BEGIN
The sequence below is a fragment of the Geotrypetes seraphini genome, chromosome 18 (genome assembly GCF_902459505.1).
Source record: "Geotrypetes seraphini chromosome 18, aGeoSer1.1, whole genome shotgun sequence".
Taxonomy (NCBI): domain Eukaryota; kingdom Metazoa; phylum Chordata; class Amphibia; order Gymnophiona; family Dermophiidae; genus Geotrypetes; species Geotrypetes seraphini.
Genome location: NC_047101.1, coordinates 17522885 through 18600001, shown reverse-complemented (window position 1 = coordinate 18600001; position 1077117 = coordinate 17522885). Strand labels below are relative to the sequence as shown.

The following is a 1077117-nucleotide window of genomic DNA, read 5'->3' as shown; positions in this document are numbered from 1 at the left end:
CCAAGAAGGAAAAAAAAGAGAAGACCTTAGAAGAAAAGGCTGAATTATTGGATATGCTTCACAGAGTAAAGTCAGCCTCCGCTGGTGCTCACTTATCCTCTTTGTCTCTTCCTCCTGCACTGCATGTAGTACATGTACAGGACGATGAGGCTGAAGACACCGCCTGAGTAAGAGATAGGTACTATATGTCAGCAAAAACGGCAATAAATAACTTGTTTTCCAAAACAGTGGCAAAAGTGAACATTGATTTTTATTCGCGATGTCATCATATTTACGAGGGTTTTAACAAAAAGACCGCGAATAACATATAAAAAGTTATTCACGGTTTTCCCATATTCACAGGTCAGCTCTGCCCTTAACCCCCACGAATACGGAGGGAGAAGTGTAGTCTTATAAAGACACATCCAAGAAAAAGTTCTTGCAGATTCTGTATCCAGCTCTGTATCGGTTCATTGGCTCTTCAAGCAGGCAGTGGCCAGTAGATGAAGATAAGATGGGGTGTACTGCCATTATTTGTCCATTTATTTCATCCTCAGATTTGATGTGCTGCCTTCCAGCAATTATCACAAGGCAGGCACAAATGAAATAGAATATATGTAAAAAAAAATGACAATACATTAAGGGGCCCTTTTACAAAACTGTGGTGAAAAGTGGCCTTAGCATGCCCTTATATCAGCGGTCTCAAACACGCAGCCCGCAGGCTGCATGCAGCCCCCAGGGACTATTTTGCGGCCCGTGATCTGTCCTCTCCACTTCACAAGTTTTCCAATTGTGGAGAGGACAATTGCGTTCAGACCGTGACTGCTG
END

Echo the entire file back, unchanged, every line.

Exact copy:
The sequence below is a fragment of the Geotrypetes seraphini genome, chromosome 18 (genome assembly GCF_902459505.1).
Source record: "Geotrypetes seraphini chromosome 18, aGeoSer1.1, whole genome shotgun sequence".
Taxonomy (NCBI): domain Eukaryota; kingdom Metazoa; phylum Chordata; class Amphibia; order Gymnophiona; family Dermophiidae; genus Geotrypetes; species Geotrypetes seraphini.
Genome location: NC_047101.1, coordinates 17522885 through 18600001, shown reverse-complemented (window position 1 = coordinate 18600001; position 1077117 = coordinate 17522885). Strand labels below are relative to the sequence as shown.

The following is a 1077117-nucleotide window of genomic DNA, read 5'->3' as shown; positions in this document are numbered from 1 at the left end:
CCAAGAAGGAAAAAAAAGAGAAGACCTTAGAAGAAAAGGCTGAATTATTGGATATGCTTCACAGAGTAAAGTCAGCCTCCGCTGGTGCTCACTTATCCTCTTTGTCTCTTCCTCCTGCACTGCATGTAGTACATGTACAGGACGATGAGGCTGAAGACACCGCCTGAGTAAGAGATAGGTACTATATGTCAGCAAAAACGGCAATAAATAACTTGTTTTCCAAAACAGTGGCAAAAGTGAACATTGATTTTTATTCGCGATGTCATCATATTTACGAGGGTTTTAACAAAAAGACCGCGAATAACATATAAAAAGTTATTCACGGTTTTCCCATATTCACAGGTCAGCTCTGCCCTTAACCCCCACGAATACGGAGGGAGAAGTGTAGTCTTATAAAGACACATCCAAGAAAAAGTTCTTGCAGATTCTGTATCCAGCTCTGTATCGGTTCATTGGCTCTTCAAGCAGGCAGTGGCCAGTAGATGAAGATAAGATGGGGTGTACTGCCATTATTTGTCCATTTATTTCATCCTCAGATTTGATGTGCTGCCTTCCAGCAATTATCACAAGGCAGGCACAAATGAAATAGAATATATGTAAAAAAAAATGACAATACATTAAGGGGCCCTTTTACAAAACTGTGGTGAAAAGTGGCCTTAGCATGCCCTTATATCAGCGGTCTCAAACACGCAGCCCGCAGGCTGCATGCAGCCCCCAGGGACTATTTTGCGGCCCGTGATCTGTCCTCTCCACTTCACAAGTTTTCCAATTGTGGAGAGGACAATTGCGTTCAGACCGTGACTGCTG